A few days ago, I came across an episode of a long-running TV series, Computer Chronicles, about the Internet from 1993. (I don’t remember seeing this during its twenty-year run, between 1983 and 2002, but man, I wish I had!)
Throughout the program, the hosts do a commendable job at explaining the Internet (or “internet” as almost everyone on the program refers to it). One of the first things they do is distinguish it from commercial networks, such as Compuserve and Prodigy, and from closed networks, such as those run by NASA and (D)ARPA. The Internet, they imply, is free and is open. It is “open” in that there is no central authority controlling it, and it is “free” after one invests in a computer, some software, some networking infrastructure (basically, a modem and a phone line), and sign up with a service (for $10–20 per month, they explain).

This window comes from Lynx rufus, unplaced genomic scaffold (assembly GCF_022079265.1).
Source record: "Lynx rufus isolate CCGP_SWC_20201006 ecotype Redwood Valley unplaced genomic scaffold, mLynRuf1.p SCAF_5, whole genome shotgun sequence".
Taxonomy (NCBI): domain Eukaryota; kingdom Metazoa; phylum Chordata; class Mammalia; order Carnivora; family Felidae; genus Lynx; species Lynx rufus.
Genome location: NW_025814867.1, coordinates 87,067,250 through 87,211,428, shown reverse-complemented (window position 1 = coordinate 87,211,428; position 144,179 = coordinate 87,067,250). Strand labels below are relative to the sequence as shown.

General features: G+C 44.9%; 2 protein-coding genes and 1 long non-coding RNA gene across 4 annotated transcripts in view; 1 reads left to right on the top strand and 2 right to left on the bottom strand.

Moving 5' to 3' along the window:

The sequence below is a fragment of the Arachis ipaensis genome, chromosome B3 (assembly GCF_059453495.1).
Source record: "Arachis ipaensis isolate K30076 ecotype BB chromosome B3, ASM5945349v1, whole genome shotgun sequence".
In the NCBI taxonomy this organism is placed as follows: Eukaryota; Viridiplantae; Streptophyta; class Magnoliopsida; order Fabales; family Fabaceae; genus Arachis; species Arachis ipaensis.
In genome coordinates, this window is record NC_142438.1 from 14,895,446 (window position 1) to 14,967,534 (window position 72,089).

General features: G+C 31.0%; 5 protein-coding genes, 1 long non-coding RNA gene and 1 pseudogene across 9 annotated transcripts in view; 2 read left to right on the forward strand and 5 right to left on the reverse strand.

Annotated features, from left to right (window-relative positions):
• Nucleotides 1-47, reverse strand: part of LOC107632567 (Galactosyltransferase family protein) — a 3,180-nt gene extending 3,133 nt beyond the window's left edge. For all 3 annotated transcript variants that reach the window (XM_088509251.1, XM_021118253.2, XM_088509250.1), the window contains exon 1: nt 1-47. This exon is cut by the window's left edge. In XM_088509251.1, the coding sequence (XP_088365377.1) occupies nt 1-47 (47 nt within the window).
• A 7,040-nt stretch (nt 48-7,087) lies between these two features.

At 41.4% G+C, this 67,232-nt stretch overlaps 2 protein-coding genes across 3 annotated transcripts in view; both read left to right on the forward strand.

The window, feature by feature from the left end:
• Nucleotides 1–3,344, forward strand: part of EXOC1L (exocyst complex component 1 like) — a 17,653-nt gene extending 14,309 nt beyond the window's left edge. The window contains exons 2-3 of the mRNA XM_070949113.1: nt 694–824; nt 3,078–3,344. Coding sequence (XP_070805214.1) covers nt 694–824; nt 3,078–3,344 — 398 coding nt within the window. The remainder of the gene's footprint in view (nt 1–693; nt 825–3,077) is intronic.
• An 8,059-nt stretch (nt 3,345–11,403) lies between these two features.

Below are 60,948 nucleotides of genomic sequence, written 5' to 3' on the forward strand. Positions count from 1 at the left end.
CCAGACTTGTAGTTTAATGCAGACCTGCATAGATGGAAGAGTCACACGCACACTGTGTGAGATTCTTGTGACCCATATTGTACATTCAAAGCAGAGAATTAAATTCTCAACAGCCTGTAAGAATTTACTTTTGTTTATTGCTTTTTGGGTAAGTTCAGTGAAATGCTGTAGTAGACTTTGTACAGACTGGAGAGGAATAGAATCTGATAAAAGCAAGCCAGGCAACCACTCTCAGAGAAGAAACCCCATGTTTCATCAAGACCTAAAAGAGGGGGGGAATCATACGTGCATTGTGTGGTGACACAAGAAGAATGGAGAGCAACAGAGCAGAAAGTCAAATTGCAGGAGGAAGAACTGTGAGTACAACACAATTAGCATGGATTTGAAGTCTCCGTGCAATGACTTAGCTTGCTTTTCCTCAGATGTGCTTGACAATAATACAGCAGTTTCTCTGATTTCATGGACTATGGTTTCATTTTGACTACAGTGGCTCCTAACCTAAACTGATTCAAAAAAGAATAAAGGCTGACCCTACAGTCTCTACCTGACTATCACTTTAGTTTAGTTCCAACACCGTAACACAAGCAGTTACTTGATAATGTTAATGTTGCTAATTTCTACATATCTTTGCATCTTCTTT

The Internet in this 1993 episode predates the web, but the features of the Internet are nonetheless compelling. The guests showcase a handful of Internet technologies: gopher, telnet, finger, and file transfer protocol (FTP), which in 2012 are all deprecated. We also see a demonstration of The Well, a very old but still operating online community. Each of these technologies were independent of a commercial system. They were all contributed by an eager community of early users of the Internet. It is as if they understood that in order to make this network great, there must be some measure of personal sacrifice. The Internet was not a way to get rich. It was a place to connect.
Or at least it seemed that way.